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From Jan Lehnardt <...@apache.org>
Subject Re: Admin party considered harmful
Date Sun, 17 Apr 2016 12:24:27 GMT

> On 17 Apr 2016, at 05:09, Paul Hammant <paul@hammant.org> wrote:
> 
> (Cultural ref: https://en.wikipedia.org/wiki/Considered_harmful)
> 
> So AdminParty is fun for there 2 minute "hey this stuff is great" tour of
> CouchDB, but it leaves me (and others) worried that we don't know the 52
> specialist knowledge things to do to lock down a couch install completely.
> You know: 443-only, a top-level administrator, sub administrators, regular
> accounts, different read vs write permissions, etc etc. We can't imagine
> going live with a CouchDB solution without that, and it makes us think we
> should look for other technologies when there is no cohesive 100% dev-team
> endorsed page on how to close down the party once and for all. Sooooo - *if
> that page exists, I can't find it*.


> Is the comummunity even in agreement - is it changes to default.ini, local.ini
> (server side), or is it a series of curl statements over the wire (and why)?

No need to be snide about this. A “Why are there two ways to configure
CouchDB?” would have sufficed.

CouchDB has a config system. It is persisted in two .ini files. You can
change settings by editing local.ini and [re]starting CouchDB or without
restarting CouchDB using curl. The latter is rather beneficial in production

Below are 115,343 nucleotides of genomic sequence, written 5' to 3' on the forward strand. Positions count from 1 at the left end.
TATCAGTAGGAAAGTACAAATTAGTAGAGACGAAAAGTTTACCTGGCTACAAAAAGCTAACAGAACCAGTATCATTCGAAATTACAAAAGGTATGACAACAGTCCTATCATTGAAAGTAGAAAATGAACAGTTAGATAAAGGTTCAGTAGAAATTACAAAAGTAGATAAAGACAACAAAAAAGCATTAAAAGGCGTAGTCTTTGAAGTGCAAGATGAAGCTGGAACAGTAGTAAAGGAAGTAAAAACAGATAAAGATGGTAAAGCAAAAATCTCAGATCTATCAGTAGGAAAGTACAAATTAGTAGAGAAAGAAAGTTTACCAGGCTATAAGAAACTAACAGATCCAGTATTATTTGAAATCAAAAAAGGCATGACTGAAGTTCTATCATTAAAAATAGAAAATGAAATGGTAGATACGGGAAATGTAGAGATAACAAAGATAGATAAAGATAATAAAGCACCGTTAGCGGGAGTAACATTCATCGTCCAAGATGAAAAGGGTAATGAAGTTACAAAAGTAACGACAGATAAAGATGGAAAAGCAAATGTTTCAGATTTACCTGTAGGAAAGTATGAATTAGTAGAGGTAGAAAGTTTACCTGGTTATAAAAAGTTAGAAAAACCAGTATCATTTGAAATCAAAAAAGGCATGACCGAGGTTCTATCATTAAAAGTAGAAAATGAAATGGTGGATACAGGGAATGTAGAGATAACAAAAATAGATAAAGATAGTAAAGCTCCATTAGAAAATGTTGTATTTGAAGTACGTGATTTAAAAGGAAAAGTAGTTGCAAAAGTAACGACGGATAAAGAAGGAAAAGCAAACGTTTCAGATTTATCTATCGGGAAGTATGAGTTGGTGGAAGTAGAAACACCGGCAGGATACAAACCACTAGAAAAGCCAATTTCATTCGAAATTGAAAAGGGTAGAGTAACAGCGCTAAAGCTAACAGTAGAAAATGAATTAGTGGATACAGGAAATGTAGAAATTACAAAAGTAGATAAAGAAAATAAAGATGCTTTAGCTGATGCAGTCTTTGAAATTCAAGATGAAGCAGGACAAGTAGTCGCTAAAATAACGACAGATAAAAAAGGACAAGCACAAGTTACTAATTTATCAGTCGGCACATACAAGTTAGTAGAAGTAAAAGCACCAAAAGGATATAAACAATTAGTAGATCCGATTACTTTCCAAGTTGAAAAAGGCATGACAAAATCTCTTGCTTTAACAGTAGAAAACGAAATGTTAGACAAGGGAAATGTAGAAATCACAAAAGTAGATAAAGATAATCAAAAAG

systems that don’t want to incur downtimes.

Changes done at runtime are stored in local.ini. When you install a newer
version of CouchDB new config variables can appear in default.ini. If the
install procedure finds an existing local.ini it will not replace it, so
local changes (hence the name) survive software upgrades.

As Bob pointed out, there is a security consideration with ini vs. curl:

If you were to start a CouchDB instance and then add an administrator via
curl, there is an ever so slight chance that someone else gets there before
you. The exact scenario is somewhat convoluted, so I won’t bore you with it.
Suffice it to say, creating an admin in local.ini before the first launch
of CouchDB completely avoids said issue.

* * *

If you don’t feel confident using CouchDB then I suggest you look for
alternative technology, or ask someone nicely to explain this to you,
but pressuring the dev team with an somewhat insulting email is not
appreciated here. Again, a “I find the security system poorly documented,
can someone explain this to me?” would have been much more productive.


Best
Jan
--
Apache CouchDB PMC Chair
http://couchdb.apache.org/conduct.html



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